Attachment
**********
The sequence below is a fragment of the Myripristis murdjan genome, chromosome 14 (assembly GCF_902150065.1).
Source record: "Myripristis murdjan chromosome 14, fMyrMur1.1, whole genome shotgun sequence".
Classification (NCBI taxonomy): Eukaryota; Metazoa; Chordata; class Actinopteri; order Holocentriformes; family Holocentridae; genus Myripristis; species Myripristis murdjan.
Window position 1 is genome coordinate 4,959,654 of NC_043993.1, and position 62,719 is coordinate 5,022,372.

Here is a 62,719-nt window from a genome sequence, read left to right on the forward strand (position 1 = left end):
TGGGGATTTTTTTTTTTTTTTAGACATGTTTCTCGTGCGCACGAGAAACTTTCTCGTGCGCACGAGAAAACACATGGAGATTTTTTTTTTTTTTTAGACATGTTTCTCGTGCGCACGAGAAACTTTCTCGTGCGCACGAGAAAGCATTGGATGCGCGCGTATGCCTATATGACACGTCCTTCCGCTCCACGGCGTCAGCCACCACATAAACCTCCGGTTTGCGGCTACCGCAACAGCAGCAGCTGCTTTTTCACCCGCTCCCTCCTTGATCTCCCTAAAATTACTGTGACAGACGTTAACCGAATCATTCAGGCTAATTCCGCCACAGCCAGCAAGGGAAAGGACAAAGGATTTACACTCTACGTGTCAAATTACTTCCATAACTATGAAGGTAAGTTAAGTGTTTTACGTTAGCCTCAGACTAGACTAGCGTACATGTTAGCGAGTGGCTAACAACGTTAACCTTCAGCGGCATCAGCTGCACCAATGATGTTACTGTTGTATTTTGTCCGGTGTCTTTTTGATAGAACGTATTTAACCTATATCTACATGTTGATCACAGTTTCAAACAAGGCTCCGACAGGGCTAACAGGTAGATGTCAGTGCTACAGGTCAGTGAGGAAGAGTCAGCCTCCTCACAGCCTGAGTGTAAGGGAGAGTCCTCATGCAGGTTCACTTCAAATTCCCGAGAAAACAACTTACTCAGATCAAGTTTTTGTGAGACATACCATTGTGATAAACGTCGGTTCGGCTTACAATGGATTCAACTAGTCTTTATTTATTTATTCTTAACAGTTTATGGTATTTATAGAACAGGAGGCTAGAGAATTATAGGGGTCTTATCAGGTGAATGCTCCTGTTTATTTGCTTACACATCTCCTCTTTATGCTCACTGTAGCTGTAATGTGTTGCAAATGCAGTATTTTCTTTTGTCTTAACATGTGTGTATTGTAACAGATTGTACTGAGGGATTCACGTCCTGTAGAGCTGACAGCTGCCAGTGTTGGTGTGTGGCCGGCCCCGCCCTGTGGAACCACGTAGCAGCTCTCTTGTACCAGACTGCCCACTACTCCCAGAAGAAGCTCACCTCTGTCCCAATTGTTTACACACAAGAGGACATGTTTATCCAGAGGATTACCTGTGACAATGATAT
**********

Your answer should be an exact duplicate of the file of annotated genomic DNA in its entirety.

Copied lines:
The sequence below is a fragment of the Myripristis murdjan genome, chromosome 14 (assembly GCF_902150065.1).
Source record: "Myripristis murdjan chromosome 14, fMyrMur1.1, whole genome shotgun sequence".
Classification (NCBI taxonomy): Eukaryota; Metazoa; Chordata; class Actinopteri; order Holocentriformes; family Holocentridae; genus Myripristis; species Myripristis murdjan.
Window position 1 is genome coordinate 4,959,654 of NC_043993.1, and position 62,719 is coordinate 5,022,372.

Here is a 62,719-nt window from a genome sequence, read left to right on the forward strand (position 1 = left end):
TGGGGATTTTTTTTTTTTTTTAGACATGTTTCTCGTGCGCACGAGAAACTTTCTCGTGCGCACGAGAAAACACATGGAGATTTTTTTTTTTTTTTAGACATGTTTCTCGTGCGCACGAGAAACTTTCTCGTGCGCACGAGAAAGCATTGGATGCGCGCGTATGCCTATATGACACGTCCTTCCGCTCCACGGCGTCAGCCACCACATAAACCTCCGGTTTGCGGCTACCGCAACAGCAGCAGCTGCTTTTTCACCCGCTCCCTCCTTGATCTCCCTAAAATTACTGTGACAGACGTTAACCGAATCATTCAGGCTAATTCCGCCACAGCCAGCAAGGGAAAGGACAAAGGATTTACACTCTACGTGTCAAATTACTTCCATAACTATGAAGGTAAGTTAAGTGTTTTACGTTAGCCTCAGACTAGACTAGCGTACATGTTAGCGAGTGGCTAACAACGTTAACCTTCAGCGGCATCAGCTGCACCAATGATGTTACTGTTGTATTTTGTCCGGTGTCTTTTTGATAGAACGTATTTAACCTATATCTACATGTTGATCACAGTTTCAAACAAGGCTCCGACAGGGCTAACAGGTAGATGTCAGTGCTACAGGTCAGTGAGGAAGAGTCAGCCTCCTCACAGCCTGAGTGTAAGGGAGAGTCCTCATGCAGGTTCACTTCAAATTCCCGAGAAAACAACTTACTCAGATCAAGTTTTTGTGAGACATACCATTGTGATAAACGTCGGTTCGGCTTACAATGGATTCAACTAGTCTTTATTTATTTATTCTTAACAGTTTATGGTATTTATAGAACAGGAGGCTAGAGAATTATAGGGGTCTTATCAGGTGAATGCTCCTGTTTATTTGCTTACACATCTCCTCTTTATGCTCACTGTAGCTGTAATGTGTTGCAAATGCAGTATTTTCTTTTGTCTTAACATGTGTGTATTGTAACAGATTGTACTGAGGGATTCACGTCCTGTAGAGCTGACAGCTGCCAGTGTTGGTGTGTGGCCGGCCCCGCCCTGTGGAACCACGTAGCAGCTCTCTTGTACCAGACTGCCCACTACTCCCAGAAGAAGCTCACCTCTGTCCCAATTGTTTACACACAAGAGGACATGTTTATCCAGAGGATTACCTGTGACAATGATAT